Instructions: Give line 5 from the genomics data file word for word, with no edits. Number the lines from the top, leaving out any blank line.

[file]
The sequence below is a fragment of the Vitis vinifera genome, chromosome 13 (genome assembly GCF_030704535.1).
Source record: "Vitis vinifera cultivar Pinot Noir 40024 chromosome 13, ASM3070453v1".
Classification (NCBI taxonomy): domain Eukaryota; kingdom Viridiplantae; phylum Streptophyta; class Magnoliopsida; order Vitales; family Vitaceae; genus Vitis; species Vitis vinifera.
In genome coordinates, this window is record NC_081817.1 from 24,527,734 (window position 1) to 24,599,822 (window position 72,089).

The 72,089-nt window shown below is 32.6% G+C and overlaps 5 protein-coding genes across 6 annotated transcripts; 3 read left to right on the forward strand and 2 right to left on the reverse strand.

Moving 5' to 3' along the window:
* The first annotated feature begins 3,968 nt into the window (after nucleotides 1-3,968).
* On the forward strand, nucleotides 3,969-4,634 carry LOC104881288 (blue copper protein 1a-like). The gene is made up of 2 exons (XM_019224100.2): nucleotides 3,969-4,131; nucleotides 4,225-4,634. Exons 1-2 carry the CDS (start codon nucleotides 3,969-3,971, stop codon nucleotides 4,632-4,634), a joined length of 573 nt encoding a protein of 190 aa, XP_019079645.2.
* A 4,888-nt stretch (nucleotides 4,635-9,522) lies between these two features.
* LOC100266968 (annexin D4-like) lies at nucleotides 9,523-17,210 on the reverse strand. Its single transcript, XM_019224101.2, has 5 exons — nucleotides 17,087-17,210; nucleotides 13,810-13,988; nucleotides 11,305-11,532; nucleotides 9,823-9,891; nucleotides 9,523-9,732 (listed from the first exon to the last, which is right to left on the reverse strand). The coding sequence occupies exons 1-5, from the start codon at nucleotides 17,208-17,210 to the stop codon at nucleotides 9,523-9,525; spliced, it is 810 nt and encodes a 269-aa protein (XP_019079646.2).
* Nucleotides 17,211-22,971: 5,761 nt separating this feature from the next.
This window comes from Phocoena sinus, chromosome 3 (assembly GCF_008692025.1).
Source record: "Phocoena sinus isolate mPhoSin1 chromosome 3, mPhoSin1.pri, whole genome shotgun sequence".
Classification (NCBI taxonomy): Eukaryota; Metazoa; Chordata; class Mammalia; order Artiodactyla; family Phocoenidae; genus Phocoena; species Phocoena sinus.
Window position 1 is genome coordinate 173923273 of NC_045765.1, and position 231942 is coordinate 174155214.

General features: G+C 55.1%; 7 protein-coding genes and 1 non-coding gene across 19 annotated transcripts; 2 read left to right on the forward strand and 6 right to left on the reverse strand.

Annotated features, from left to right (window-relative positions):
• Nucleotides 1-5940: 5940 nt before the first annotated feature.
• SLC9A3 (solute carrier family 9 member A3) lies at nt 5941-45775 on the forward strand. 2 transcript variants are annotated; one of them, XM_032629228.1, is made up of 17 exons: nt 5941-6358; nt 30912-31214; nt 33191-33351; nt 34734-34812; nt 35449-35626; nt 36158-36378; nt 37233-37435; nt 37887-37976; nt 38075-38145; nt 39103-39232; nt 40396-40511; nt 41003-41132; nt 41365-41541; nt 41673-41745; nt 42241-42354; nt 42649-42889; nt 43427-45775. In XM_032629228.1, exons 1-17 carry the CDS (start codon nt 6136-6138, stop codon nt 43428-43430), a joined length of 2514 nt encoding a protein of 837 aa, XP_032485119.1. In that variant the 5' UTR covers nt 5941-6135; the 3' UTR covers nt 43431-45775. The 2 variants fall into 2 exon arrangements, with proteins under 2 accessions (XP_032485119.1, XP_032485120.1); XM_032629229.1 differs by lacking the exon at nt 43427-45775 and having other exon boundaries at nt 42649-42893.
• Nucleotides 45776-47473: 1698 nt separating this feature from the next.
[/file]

The 72,089-nt window shown below is 32.6% G+C and overlaps 5 protein-coding genes across 6 annotated transcripts; 3 read left to right on the forward strand and 2 right to left on the reverse strand.